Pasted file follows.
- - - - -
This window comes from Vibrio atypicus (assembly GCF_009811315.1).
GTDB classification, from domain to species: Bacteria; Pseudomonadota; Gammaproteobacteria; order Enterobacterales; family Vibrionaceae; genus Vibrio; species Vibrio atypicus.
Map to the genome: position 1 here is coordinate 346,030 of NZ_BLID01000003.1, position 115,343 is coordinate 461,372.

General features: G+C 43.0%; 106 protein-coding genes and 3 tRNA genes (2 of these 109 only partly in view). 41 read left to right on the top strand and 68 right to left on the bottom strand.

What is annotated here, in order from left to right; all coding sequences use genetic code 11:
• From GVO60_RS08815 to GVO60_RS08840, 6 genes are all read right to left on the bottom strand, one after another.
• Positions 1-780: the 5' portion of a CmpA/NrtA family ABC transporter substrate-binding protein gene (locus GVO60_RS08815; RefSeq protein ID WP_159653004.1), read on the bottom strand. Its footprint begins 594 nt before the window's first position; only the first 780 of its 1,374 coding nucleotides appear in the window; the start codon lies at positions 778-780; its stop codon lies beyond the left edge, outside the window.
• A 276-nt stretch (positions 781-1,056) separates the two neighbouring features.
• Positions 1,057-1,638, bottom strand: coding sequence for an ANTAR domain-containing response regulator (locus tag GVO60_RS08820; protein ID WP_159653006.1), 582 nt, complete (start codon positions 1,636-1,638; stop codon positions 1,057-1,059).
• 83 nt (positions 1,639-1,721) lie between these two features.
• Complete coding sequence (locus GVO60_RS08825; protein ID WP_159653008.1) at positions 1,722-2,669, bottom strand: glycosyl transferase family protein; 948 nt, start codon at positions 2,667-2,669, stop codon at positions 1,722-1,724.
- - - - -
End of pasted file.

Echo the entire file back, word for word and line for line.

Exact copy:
This window comes from Vibrio atypicus (assembly GCF_009811315.1).
GTDB classification, from domain to species: Bacteria; Pseudomonadota; Gammaproteobacteria; order Enterobacterales; family Vibrionaceae; genus Vibrio; species Vibrio atypicus.
Map to the genome: position 1 here is coordinate 346,030 of NZ_BLID01000003.1, position 115,343 is coordinate 461,372.

General features: G+C 43.0%; 106 protein-coding genes and 3 tRNA genes (2 of these 109 only partly in view). 41 read left to right on the top strand and 68 right to left on the bottom strand.

What is annotated here, in order from left to right; all coding sequences use genetic code 11:
• From GVO60_RS08815 to GVO60_RS08840, 6 genes are all read right to left on the bottom strand, one after another.
• Positions 1-780: the 5' portion of a CmpA/NrtA family ABC transporter substrate-binding protein gene (locus GVO60_RS08815; RefSeq protein ID WP_159653004.1), read on the bottom strand. Its footprint begins 594 nt before the window's first position; only the first 780 of its 1,374 coding nucleotides appear in the window; the start codon lies at positions 778-780; its stop codon lies beyond the left edge, outside the window.
• A 276-nt stretch (positions 781-1,056) separates the two neighbouring features.
• Positions 1,057-1,638, bottom strand: coding sequence for an ANTAR domain-containing response regulator (locus tag GVO60_RS08820; protein ID WP_159653006.1), 582 nt, complete (start codon positions 1,636-1,638; stop codon positions 1,057-1,059).
• 83 nt (positions 1,639-1,721) lie between these two features.
• Complete coding sequence (locus GVO60_RS08825; protein ID WP_159653008.1) at positions 1,722-2,669, bottom strand: glycosyl transferase family protein; 948 nt, start codon at positions 2,667-2,669, stop codon at positions 1,722-1,724.